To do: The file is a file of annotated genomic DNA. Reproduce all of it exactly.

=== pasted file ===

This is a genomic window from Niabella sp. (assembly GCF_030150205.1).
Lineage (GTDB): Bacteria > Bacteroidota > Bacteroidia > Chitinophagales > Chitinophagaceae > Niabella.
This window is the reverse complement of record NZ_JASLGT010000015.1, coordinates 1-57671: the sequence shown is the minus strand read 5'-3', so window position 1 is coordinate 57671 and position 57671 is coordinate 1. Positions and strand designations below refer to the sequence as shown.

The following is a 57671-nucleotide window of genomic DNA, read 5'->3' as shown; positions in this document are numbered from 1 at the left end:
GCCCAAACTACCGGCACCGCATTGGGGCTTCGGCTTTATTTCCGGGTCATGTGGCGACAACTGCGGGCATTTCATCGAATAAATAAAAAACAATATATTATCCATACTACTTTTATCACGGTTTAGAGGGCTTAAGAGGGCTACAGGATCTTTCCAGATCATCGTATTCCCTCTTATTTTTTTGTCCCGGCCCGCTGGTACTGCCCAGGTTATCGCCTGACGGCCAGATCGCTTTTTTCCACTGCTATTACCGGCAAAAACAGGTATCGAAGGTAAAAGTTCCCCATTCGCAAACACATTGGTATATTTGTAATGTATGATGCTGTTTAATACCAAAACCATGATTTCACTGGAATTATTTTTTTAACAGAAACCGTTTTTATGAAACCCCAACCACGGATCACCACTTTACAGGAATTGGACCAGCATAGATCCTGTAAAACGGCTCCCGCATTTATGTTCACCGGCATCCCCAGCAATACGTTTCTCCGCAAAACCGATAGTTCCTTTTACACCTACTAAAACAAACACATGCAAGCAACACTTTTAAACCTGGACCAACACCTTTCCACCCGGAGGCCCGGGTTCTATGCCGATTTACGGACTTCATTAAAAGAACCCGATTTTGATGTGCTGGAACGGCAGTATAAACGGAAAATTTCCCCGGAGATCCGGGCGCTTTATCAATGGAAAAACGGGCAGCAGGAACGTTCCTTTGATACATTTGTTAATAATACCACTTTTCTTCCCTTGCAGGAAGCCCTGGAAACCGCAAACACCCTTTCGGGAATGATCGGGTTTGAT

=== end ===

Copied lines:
This is a genomic window from Niabella sp. (assembly GCF_030150205.1).
Lineage (GTDB): Bacteria > Bacteroidota > Bacteroidia > Chitinophagales > Chitinophagaceae > Niabella.
This window is the reverse complement of record NZ_JASLGT010000015.1, coordinates 1-57671: the sequence shown is the minus strand read 5'-3', so window position 1 is coordinate 57671 and position 57671 is coordinate 1. Positions and strand designations below refer to the sequence as shown.

The following is a 57671-nucleotide window of genomic DNA, read 5'->3' as shown; positions in this document are numbered from 1 at the left end:
GCCCAAACTACCGGCACCGCATTGGGGCTTCGGCTTTATTTCCGGGTCATGTGGCGACAACTGCGGGCATTTCATCGAATAAATAAAAAACAATATATTATCCATACTACTTTTATCACGGTTTAGAGGGCTTAAGAGGGCTACAGGATCTTTCCAGATCATCGTATTCCCTCTTATTTTTTTGTCCCGGCCCGCTGGTACTGCCCAGGTTATCGCCTGACGGCCAGATCGCTTTTTTCCACTGCTATTACCGGCAAAAACAGGTATCGAAGGTAAAAGTTCCCCATTCGCAAACACATTGGTATATTTGTAATGTATGATGCTGTTTAATACCAAAACCATGATTTCACTGGAATTATTTTTTTAACAGAAACCGTTTTTATGAAACCCCAACCACGGATCACCACTTTACAGGAATTGGACCAGCATAGATCCTGTAAAACGGCTCCCGCATTTATGTTCACCGGCATCCCCAGCAATACGTTTCTCCGCAAAACCGATAGTTCCTTTTACACCTACTAAAACAAACACATGCAAGCAACACTTTTAAACCTGGACCAACACCTTTCCACCCGGAGGCCCGGGTTCTATGCCGATTTACGGACTTCATTAAAAGAACCCGATTTTGATGTGCTGGAACGGCAGTATAAACGGAAAATTTCCCCGGAGATCCGGGCGCTTTATCAATGGAAAAACGGGCAGCAGGAACGTTCCTTTGATACATTTGTTAATAATACCACTTTTCTTCCCTTGCAGGAAGCCCTGGAAACCGCAAACACCCTTTCGGGAATGATCGGGTTTGAT